View original document

The full text on this page is automatically extracted from the file linked above and may contain errors and inconsistencies.

Current Economic Conditions in the

Eighth Federal Reserve District
Memphis Zone
December 17, 2008

Prepared by the

Center for Regional Economics—8th District (CRE8)
Federal Reserve Bank of St. Louis

Eighth
Federal Reserve
District
I
ILLINOIS
ILL NO
ILLINO S
ILLINOIS

IN IANA
IN IAN
INDIANA
ND
NDIAN

Columbia
Jefferson City

St. Louis

MISSOURI
ISS UR
SSOUR
S
SO

Louisville-Jefferson County

Evansville

Elizabethtown

Owensboro

KENTUCKY
KENTUCKY
KEN UCKY
EN UC
N
NTU

Springfield
Bowling Green

Fayetteville-Springdale-Rogers
Jonesboro
Jackson

ARKA AS
ARKAN AS
RKANSAS
AN

TEN SSEE
TEN ESSEE
TENNESSEE
NNE
N

Fort Smith

Memphis

Little Rock-North Little Rock
Hot Springs
Pine Bluff

Texarkana

MISS SIPPI
MISS SSIPPI
SSISS PP

This report (known as the Burgundy Book ) summarizes information on economic conditions in the Memphis zone
of the Eighth Federal Reserve District (see map above), headquartered in St. Louis. Separate reports have also been
prepared for the Little Rock, Louisville, and St. Louis zones and can be downloaded from the CRE8 website
(research.stlouisfed.org/regecon/).
The first section of this report summarizes information provided by various contacts within the District and is
similar to the type of information found in the Fed’s Beige Book (federalreserve.gov/fomc/beigebook/2008/).
The period covered by this section coincides roughly with the two Beige Book periods immediately preceding this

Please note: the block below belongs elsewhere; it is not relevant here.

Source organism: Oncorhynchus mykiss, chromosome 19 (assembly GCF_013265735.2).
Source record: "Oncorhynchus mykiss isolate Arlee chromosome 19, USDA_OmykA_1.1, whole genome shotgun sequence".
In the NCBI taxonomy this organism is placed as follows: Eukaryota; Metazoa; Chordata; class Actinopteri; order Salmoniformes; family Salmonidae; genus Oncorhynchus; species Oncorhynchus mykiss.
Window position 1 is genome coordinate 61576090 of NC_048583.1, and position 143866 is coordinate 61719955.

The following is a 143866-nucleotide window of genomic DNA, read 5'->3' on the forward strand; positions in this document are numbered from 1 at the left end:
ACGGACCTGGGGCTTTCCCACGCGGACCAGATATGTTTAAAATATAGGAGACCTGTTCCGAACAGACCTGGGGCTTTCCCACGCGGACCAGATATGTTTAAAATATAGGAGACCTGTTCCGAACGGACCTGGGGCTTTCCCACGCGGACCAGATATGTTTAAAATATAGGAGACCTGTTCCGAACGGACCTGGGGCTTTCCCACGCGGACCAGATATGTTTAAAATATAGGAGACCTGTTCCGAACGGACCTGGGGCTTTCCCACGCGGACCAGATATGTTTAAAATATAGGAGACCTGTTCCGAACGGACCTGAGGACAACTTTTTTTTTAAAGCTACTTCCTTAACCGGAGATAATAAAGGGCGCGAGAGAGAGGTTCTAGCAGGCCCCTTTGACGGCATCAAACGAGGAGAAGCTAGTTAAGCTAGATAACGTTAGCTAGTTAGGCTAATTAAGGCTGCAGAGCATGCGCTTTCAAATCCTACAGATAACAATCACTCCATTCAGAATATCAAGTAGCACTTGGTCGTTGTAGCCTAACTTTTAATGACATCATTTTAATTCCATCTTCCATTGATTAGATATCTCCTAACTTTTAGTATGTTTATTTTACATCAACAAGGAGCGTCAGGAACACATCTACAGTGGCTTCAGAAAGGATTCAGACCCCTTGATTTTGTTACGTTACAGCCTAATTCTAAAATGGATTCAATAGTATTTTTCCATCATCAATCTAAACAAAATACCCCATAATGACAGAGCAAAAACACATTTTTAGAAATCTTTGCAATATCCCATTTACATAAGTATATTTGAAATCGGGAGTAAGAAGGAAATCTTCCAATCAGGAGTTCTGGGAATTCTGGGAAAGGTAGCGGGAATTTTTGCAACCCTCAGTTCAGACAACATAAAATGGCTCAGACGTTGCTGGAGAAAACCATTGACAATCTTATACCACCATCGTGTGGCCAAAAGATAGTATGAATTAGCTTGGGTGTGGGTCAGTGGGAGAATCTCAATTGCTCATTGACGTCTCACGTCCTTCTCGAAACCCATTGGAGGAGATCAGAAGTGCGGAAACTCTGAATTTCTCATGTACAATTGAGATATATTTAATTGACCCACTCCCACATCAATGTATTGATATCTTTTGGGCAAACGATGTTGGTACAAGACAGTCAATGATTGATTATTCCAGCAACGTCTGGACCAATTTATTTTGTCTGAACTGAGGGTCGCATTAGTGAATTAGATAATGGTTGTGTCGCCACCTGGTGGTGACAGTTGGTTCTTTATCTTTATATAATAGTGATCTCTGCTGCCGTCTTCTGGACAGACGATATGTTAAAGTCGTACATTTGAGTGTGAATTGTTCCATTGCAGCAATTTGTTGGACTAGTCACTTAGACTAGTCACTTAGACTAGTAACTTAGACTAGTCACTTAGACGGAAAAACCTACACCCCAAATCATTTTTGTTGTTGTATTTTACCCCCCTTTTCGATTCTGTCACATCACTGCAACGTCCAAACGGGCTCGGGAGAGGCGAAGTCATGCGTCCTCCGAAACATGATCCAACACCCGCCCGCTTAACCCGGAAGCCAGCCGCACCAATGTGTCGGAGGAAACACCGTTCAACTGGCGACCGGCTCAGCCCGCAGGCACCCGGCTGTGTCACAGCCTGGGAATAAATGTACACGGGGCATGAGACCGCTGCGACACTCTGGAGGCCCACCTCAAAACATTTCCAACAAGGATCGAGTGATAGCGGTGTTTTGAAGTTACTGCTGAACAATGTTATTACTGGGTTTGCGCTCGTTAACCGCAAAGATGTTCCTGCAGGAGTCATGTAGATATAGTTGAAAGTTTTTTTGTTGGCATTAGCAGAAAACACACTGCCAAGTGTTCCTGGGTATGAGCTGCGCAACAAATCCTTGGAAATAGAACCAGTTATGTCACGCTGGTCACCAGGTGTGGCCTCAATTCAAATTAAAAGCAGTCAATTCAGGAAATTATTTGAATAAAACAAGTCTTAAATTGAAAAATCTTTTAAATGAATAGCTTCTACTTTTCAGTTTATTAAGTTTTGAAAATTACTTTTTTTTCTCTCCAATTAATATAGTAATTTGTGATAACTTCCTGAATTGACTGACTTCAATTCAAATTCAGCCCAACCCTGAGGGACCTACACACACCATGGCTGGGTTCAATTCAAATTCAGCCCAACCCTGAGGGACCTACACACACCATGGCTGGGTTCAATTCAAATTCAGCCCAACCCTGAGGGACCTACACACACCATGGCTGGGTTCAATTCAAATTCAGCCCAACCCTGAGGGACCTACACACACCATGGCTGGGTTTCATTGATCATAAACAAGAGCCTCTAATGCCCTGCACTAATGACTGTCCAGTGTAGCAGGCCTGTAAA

report. The second section includes government-provided data for the metro areas and states of the Memphis zone.
These data are the most recent available at the time this report was assembled.
For more information, please contact the Memphis office:
Martha L. Perine Beard, 901-579-2400, martha.l.perine@stls.frb.org
Economists:
Michael Pakko, 314-444-8564, michael.r.pakko@stls.frb.org
Rubén Hernández-Murillo, 314-444-8588, ruben.hernandez@stls.frb.org

Memphis Zone Report—December 17, 2008
Economic activity in the Memphis zone weakened considerably since the previous report in late September. Retailers reported downturns in sales across the board. Employment in both the manufacturing and service sectors declined. Home sales and construction
continued to fall, while the outlook for commercial real estate was mixed.

Consumer Spending
Reports on retail sales were uniformly negative among general
retailers and car dealers in the Memphis zone. All of the general